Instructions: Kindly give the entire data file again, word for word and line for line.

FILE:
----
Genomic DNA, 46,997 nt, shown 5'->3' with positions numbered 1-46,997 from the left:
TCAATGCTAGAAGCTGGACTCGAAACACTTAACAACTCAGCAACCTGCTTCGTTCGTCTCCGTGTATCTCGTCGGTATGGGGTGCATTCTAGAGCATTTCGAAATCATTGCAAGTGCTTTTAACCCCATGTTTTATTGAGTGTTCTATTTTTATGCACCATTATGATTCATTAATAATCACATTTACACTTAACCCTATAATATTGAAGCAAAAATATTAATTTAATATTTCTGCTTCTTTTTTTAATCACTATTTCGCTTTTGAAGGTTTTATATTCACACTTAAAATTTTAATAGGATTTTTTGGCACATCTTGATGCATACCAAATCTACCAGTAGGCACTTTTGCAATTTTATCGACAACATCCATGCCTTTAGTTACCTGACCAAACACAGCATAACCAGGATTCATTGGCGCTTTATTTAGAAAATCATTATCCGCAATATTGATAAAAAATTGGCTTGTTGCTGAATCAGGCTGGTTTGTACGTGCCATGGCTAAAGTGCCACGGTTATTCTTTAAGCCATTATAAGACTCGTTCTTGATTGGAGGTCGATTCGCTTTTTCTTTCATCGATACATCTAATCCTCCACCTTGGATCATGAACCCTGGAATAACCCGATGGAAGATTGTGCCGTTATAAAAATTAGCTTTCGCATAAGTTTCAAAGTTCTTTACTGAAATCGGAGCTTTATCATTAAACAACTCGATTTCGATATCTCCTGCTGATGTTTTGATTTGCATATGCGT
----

Genomic DNA, 46,997 nt, shown 5'->3' with positions numbered 1-46,997 from the left:
TCAATGCTAGAAGCTGGACTCGAAACACTTAACAACTCAGCAACCTGCTTCGTTCGTCTCCGTGTATCTCGTCGGTATGGGGTGCATTCTAGAGCATTTCGAAATCATTGCAAGTGCTTTTAACCCCATGTTTTATTGAGTGTTCTATTTTTATGCACCATTATGATTCATTAATAATCACATTTACACTTAACCCTATAATATTGAAGCAAAAATATTAATTTAATATTTCTGCTTCTTTTTTTAATCACTATTTCGCTTTTGAAGGTTTTATATTCACACTTAAAATTTTAATAGGATTTTTTGGCACATCTTGATGCATACCAAATCTACCAGTAGGCACTTTTGCAATTTTATCGACAACATCCATGCCTTTAGTTACCTGACCAAACACAGCATAACCAGGATTCATTGGCGCTTTATTTAGAAAATCATTATCCGCAATATTGATAAAAAATTGGCTTGTTGCTGAATCAGGCTGGTTTGTACGTGCCATGGCTAAAGTGCCACGGTTATTCTTTAAGCCATTATAAGACTCGTTCTTGATTGGAGGTCGATTCGCTTTTTCTTTCATCGATACATCTAATCCTCCACCTTGGATCATGAACCCTGGAATAACCCGATGGAAGATTGTGCCGTTATAAAAATTAGCTTTCGCATAAGTTTCAAAGTTCTTTACTGAAATCGGAGCTTTATCATTAAACAACTCGATTTCGATATCTCCTGCTGATGTTTTGATTTGCATATGCGT